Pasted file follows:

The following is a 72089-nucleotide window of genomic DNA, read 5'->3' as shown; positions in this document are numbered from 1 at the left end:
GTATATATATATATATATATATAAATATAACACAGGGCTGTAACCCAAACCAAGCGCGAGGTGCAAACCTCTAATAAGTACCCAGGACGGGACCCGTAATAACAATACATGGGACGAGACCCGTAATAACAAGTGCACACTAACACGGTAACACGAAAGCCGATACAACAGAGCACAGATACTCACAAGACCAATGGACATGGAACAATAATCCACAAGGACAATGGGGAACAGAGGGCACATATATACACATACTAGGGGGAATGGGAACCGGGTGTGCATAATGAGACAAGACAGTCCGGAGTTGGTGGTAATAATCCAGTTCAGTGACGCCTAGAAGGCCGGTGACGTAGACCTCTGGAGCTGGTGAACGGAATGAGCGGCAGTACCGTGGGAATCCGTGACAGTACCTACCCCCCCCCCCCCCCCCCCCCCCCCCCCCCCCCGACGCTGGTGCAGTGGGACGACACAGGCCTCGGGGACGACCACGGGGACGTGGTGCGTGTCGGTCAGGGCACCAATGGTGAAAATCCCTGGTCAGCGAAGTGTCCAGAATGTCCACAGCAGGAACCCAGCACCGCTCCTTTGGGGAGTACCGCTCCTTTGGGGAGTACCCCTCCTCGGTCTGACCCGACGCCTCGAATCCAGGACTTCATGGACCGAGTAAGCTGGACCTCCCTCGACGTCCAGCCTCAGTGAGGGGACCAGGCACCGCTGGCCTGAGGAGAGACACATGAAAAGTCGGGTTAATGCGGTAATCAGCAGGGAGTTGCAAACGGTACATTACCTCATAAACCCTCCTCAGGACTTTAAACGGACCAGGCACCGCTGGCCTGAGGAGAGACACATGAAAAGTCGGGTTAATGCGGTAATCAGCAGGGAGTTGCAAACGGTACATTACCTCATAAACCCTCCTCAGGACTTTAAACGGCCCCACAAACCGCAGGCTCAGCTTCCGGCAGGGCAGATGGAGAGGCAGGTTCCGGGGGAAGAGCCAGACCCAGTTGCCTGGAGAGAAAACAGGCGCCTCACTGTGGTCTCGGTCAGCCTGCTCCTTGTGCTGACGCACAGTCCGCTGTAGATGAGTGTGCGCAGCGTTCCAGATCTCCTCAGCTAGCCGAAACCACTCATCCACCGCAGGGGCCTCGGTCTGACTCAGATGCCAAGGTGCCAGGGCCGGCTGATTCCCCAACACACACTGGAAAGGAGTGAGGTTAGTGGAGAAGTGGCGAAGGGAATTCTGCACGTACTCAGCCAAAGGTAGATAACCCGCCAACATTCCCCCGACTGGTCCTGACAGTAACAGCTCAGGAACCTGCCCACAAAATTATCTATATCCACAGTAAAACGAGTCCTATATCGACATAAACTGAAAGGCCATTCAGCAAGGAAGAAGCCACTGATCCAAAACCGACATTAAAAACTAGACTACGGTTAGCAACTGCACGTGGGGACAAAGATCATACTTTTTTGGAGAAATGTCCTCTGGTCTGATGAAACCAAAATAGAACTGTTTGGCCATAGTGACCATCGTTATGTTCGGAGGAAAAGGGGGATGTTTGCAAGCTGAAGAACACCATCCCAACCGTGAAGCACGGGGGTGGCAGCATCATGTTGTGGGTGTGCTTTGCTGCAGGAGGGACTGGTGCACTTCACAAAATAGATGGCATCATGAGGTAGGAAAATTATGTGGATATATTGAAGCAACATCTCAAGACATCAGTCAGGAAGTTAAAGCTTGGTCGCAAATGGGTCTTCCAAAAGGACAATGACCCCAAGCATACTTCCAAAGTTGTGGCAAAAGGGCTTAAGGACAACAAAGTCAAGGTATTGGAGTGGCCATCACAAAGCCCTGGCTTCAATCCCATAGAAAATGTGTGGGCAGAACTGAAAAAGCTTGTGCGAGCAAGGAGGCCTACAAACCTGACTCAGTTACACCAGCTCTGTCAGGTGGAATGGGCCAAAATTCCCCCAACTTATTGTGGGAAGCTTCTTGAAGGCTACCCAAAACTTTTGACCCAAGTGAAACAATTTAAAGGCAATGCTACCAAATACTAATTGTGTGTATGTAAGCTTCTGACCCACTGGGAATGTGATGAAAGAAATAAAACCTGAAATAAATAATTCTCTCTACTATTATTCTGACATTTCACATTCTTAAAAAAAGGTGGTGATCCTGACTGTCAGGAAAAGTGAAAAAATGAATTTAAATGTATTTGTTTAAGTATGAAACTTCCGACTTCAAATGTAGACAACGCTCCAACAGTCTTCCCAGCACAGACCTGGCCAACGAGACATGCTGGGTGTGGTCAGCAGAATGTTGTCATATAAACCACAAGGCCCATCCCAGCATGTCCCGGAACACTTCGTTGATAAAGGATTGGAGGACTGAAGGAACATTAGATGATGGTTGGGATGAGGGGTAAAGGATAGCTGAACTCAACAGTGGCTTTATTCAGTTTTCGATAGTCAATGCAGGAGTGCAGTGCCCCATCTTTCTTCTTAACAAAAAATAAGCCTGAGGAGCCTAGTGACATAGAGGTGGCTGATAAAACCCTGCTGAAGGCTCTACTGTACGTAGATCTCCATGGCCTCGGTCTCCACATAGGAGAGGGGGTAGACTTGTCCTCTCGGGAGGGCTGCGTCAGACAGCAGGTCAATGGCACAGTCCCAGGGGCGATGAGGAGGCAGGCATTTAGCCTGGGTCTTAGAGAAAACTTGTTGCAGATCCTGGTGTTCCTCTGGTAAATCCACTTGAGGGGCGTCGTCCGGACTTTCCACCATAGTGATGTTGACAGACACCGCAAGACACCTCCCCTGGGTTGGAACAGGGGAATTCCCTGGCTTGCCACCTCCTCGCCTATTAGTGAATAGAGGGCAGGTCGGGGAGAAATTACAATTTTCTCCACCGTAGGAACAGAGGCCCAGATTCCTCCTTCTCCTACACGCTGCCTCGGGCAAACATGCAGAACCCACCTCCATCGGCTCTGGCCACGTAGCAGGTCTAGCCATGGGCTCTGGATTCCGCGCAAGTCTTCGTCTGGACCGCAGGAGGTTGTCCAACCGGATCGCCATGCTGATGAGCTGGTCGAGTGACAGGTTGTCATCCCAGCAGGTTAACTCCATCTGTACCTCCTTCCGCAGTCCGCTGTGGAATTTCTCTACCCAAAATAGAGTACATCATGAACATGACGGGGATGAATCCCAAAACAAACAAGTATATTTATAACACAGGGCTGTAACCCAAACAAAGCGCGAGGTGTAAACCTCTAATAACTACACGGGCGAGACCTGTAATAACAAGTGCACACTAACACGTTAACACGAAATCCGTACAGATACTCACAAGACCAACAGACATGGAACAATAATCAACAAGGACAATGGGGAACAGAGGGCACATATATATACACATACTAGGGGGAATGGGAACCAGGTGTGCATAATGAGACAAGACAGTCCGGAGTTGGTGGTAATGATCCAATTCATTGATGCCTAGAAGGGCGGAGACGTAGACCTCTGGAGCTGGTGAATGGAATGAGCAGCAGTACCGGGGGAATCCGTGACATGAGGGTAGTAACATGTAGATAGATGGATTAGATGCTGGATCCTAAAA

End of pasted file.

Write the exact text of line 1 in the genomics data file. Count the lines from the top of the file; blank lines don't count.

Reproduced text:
The following is a 72089-nucleotide window of genomic DNA, read 5'->3' as shown; positions in this document are numbered from 1 at the left end: